Data Management

Relational databases: Achieving normalization

Even though your database design meets First Normal Form (1NF), you aren't finished yet. Find out how to apply the other normalization rules: 2NF, 3NF, and BCNF.

You'll probably spend more time normalizing your data than any other single task in the design stage. And the more data you have, the longer the process takes. With experience, you may find that the hardest part is meeting all the requirements for First Normal Form (1NF), because moving repeating values to another table often removes inappropriate dependencies.

So you might be tempted to stop after 1NF, but don't. Continue to normalize data through Second Normal Form (2NF), Third Normal Form (3NF), and even Boyce-Codd Normal Form (BCNF) if necessary. Doing so will find those dependent data elements that would otherwise slip through the cracks of your design and cause problems later. The time to discover problems is while you're still designing—not later when those problems are keeping your users from getting their work done and costing you money.

Part of a series
You’re in the middle of the Builder.com Relational Database Design series. If you’ve missed the first three installments, read them first:
Relational databases: The inspiration behind the theory
Relational databases: Using normal forms to create databases
Relational databases: Applying the First Normal Form


In the last installment of this series, we began with a single table and worked through making it conform to 1NF. This table wound up becoming four tables. Let's finish the normalizing process by applying 2NF, 3NF, and BCNF.

Picking up where we left off
The sample database, when completed, will store data about books—it's a simple purpose that will require a simple database. At this point, there are four tables, all normalized to 1NF (remember that key fields are indicated by asterisks):
 
Books: {*Title, *ISBN, Price}
Authors: {*FirstName, *LastName, *State, *ZIP}
Categories: {*Category, Description}
Publishers: {*Publisher}
 

Applying 2NF
To meet 2NF, the table must be normalized to 1NF, that is, there can be no multivalued items, there can be no repeating groups, each field must be atomic, and each table must contain a key. So far, the tables all seem to meet this requirement. The second requirement for 2NF is that all fields (formally referred to as attributes during the design stage) must depend on the primary key—and only the primary key. Right now, all our attributes appear to meet 2NF without doing anything else to them.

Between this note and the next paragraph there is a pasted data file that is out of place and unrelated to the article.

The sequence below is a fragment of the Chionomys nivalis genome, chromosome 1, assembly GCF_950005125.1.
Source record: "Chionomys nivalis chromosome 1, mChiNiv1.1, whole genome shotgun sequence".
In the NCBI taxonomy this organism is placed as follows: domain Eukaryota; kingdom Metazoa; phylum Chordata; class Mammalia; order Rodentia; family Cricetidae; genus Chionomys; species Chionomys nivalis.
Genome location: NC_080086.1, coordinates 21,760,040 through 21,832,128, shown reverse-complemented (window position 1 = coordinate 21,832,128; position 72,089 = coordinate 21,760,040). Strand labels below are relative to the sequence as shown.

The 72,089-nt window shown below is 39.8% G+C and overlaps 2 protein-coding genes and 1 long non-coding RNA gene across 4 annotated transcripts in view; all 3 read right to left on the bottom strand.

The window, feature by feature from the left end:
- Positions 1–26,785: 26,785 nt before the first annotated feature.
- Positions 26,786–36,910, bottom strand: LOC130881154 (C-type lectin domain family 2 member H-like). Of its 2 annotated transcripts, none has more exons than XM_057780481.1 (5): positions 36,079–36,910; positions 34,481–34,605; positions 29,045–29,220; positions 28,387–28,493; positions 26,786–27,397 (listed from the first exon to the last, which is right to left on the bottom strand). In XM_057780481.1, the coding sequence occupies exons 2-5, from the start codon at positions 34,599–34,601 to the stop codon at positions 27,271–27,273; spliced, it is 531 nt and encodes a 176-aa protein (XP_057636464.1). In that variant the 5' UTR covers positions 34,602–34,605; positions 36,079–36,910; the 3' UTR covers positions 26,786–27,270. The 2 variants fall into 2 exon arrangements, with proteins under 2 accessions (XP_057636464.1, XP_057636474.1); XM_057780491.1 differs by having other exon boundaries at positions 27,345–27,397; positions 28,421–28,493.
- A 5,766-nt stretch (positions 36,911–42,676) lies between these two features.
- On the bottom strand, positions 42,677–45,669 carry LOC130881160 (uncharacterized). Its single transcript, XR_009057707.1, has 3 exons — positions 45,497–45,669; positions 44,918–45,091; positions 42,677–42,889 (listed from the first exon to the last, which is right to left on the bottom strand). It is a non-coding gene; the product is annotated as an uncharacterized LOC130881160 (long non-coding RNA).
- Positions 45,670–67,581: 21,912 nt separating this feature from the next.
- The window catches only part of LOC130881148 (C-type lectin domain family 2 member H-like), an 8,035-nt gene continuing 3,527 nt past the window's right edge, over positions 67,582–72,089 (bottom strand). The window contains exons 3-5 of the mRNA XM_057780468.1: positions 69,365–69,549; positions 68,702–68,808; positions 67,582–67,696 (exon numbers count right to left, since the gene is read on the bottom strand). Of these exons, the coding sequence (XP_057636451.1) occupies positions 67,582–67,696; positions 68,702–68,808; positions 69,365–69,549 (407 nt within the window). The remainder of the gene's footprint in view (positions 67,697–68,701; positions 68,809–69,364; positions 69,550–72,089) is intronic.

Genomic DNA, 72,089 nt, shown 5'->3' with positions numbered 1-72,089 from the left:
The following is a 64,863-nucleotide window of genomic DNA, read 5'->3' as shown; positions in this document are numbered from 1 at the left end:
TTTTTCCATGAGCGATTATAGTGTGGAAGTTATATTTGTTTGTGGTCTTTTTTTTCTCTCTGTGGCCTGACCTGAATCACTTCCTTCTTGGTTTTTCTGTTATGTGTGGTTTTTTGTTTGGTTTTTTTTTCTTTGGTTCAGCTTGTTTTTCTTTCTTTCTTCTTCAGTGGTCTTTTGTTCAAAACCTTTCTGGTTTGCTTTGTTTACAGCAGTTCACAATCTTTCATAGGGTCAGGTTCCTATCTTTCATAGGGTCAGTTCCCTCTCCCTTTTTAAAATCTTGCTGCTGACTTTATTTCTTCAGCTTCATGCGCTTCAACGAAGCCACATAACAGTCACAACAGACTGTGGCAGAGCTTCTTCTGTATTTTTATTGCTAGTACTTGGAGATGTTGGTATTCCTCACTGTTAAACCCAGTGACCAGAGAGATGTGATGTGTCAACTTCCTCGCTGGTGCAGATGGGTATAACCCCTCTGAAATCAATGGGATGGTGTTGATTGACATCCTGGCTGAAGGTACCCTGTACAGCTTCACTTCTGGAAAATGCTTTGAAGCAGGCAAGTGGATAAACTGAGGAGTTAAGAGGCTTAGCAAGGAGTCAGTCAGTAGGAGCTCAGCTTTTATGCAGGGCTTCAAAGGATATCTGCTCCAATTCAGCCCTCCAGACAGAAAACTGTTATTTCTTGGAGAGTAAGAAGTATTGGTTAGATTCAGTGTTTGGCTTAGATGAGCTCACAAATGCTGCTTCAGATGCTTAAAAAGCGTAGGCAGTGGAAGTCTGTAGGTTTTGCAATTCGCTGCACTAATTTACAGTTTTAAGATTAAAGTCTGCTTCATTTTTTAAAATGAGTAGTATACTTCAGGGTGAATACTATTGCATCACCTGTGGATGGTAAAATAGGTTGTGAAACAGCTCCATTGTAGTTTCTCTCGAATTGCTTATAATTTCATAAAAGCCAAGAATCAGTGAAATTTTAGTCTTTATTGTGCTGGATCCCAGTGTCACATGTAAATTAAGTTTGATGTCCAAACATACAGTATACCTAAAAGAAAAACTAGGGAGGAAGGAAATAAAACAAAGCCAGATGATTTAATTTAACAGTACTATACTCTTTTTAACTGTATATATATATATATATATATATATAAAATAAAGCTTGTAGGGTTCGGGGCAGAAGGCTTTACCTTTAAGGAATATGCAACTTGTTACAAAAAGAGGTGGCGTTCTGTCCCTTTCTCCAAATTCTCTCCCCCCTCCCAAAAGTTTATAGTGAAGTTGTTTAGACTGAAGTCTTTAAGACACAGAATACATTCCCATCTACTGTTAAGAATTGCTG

On the other hand, let's suppose that the Books table also stores a number of attributes that describe individuals who borrow your books. You might get away with including a lent date attribute in the Books table. However, including the rest of the data—the person's name, address, and so on, would violate 2NF, because the information about lending doesn't fully support or describe the actual book itself.

Applying 3NF
Once a table is normalized through 2NF, you can begin checking for 3NF violations. This form requires that all fields be mutually independent. Any field that depends on a nonkey field must be moved to another table. The easiest way to catch 3NF violations is to see whether changing the value of each attribute makes data held by other attributes suddenly invalid. This simple test won't catch all violations, but it's a good place to start.

The Authors table has a possible violation: If you change the State value, you might need to also update ZIP, and vice versa. For instance, if an author moves to a new state, you must change both values. You should avoid this type of dependency by moving the State attribute to a new table as follows:
 
Authors: {*FirstName, *LastName, *ZIP}
States: {*State}